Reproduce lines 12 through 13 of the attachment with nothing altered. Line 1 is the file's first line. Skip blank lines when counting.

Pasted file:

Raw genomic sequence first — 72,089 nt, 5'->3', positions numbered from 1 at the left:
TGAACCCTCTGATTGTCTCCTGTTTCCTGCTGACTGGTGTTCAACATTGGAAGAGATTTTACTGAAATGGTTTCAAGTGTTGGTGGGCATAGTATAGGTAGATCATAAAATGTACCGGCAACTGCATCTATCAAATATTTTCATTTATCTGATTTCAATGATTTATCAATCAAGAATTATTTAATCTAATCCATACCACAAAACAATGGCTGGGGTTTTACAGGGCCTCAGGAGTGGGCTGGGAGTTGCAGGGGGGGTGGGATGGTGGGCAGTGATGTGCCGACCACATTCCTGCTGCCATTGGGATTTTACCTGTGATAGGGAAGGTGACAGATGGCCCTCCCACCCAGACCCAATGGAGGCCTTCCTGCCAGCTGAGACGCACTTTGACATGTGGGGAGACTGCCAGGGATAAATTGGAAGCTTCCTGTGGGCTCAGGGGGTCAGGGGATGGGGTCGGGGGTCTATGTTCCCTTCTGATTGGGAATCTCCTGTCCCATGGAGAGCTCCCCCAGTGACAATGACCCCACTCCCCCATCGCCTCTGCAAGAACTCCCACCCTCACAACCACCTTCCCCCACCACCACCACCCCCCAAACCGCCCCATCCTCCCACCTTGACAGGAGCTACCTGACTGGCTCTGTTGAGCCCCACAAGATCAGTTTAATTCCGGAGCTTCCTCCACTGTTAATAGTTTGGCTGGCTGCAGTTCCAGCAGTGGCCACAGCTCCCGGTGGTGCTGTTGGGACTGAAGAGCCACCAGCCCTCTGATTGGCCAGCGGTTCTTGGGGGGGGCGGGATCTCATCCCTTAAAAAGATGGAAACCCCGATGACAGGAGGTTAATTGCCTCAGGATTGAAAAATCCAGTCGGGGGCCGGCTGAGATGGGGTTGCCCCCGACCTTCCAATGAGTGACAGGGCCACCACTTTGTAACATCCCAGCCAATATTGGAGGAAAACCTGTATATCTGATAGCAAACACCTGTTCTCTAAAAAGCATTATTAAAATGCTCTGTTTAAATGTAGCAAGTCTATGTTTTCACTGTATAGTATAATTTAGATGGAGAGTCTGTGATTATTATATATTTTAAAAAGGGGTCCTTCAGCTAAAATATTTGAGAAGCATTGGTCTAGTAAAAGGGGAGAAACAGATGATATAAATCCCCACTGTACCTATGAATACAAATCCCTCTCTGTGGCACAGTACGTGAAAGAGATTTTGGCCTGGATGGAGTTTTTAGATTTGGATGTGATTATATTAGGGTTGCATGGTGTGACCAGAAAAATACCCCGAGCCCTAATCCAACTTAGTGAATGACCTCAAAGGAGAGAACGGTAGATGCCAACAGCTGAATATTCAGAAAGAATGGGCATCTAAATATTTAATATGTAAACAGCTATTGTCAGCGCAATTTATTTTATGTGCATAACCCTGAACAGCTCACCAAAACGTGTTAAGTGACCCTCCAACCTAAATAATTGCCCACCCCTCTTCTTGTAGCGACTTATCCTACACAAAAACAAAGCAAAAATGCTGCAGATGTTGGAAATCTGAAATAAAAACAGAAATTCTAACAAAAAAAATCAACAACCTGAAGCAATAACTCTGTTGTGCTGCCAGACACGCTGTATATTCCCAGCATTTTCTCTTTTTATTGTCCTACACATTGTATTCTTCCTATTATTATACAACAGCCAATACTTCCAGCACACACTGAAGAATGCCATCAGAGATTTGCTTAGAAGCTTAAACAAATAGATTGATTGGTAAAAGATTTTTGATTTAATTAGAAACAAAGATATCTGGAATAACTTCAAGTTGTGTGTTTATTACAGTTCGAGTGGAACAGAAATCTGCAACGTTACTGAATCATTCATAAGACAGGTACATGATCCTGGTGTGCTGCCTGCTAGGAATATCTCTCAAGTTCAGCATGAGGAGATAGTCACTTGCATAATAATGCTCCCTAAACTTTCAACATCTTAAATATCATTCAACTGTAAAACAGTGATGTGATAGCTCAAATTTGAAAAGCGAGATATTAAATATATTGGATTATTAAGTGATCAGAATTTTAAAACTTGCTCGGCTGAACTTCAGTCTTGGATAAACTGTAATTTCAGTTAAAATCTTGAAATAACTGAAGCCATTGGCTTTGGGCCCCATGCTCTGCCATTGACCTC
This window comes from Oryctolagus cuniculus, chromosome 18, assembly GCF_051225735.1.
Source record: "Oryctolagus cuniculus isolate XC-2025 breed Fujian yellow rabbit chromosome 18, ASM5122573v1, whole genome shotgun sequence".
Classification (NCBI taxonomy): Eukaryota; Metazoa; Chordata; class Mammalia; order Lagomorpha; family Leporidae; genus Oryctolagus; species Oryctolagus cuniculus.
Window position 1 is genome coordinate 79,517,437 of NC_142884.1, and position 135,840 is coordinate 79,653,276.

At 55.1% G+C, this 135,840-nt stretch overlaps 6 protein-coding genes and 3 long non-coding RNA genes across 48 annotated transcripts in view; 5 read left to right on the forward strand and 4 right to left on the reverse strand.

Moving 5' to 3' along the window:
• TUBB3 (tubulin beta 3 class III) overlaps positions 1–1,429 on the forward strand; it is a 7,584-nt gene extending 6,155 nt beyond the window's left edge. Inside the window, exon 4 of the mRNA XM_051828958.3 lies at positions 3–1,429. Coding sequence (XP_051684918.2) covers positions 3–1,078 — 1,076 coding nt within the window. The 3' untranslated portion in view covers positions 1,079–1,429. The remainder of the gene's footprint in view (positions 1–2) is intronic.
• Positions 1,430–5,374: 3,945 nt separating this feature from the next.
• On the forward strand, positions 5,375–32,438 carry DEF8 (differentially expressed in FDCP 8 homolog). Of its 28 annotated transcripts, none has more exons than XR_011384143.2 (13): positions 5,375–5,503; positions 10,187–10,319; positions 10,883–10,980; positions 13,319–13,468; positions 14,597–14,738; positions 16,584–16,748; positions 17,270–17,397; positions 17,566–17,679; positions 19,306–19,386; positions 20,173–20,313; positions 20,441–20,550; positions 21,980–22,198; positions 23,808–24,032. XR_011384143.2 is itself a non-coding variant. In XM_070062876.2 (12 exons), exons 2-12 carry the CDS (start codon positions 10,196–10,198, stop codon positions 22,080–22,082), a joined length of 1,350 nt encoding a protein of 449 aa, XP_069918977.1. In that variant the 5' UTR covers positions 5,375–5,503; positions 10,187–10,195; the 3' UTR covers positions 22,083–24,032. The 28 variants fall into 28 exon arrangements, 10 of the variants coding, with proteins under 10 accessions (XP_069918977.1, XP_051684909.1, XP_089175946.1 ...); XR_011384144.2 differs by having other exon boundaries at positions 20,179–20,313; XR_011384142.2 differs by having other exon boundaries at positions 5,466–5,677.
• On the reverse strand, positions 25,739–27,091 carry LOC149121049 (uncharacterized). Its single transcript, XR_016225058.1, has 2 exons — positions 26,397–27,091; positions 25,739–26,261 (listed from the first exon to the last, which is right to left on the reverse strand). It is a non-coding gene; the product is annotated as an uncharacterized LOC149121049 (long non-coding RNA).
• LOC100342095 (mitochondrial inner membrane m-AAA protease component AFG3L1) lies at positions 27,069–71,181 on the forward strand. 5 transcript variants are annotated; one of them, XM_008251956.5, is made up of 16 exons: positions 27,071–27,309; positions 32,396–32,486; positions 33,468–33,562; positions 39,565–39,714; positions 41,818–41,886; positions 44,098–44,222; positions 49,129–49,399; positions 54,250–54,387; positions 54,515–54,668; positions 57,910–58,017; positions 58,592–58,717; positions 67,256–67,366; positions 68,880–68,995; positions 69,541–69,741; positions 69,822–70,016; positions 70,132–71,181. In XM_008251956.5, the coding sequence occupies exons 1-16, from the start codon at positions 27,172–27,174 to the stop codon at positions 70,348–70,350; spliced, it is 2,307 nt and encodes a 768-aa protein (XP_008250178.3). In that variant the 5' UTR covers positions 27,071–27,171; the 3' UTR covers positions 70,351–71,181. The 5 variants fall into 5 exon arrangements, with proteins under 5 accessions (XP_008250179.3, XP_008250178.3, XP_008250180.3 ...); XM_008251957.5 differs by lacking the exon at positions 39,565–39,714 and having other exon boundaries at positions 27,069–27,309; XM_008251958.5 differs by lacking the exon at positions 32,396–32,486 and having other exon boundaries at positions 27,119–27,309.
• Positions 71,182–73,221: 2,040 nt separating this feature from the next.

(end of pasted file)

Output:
• On the reverse strand, positions 25,739–27,091 carry LOC149121049 (uncharacterized). Its single transcript, XR_016225058.1, has 2 exons — positions 26,397–27,091; positions 25,739–26,261 (listed from the first exon to the last, which is right to left on the reverse strand). It is a non-coding gene; the product is annotated as an uncharacterized LOC149121049 (long non-coding RNA).
• LOC100342095 (mitochondrial inner membrane m-AAA protease component AFG3L1) lies at positions 27,069–71,181 on the forward strand. 5 transcript variants are annotated; one of them, XM_008251956.5, is made up of 16 exons: positions 27,071–27,309; positions 32,396–32,486; positions 33,468–33,562; positions 39,565–39,714; positions 41,818–41,886; positions 44,098–44,222; positions 49,129–49,399; positions 54,250–54,387; positions 54,515–54,668; positions 57,910–58,017; positions 58,592–58,717; positions 67,256–67,366; positions 68,880–68,995; positions 69,541–69,741; positions 69,822–70,016; positions 70,132–71,181. In XM_008251956.5, the coding sequence occupies exons 1-16, from the start codon at positions 27,172–27,174 to the stop codon at positions 70,348–70,350; spliced, it is 2,307 nt and encodes a 768-aa protein (XP_008250178.3). In that variant the 5' UTR covers positions 27,071–27,171; the 3' UTR covers positions 70,351–71,181. The 5 variants fall into 5 exon arrangements, with proteins under 5 accessions (XP_008250179.3, XP_008250178.3, XP_008250180.3 ...); XM_008251957.5 differs by lacking the exon at positions 39,565–39,714 and having other exon boundaries at positions 27,069–27,309; XM_008251958.5 differs by lacking the exon at positions 32,396–32,486 and having other exon boundaries at positions 27,119–27,309.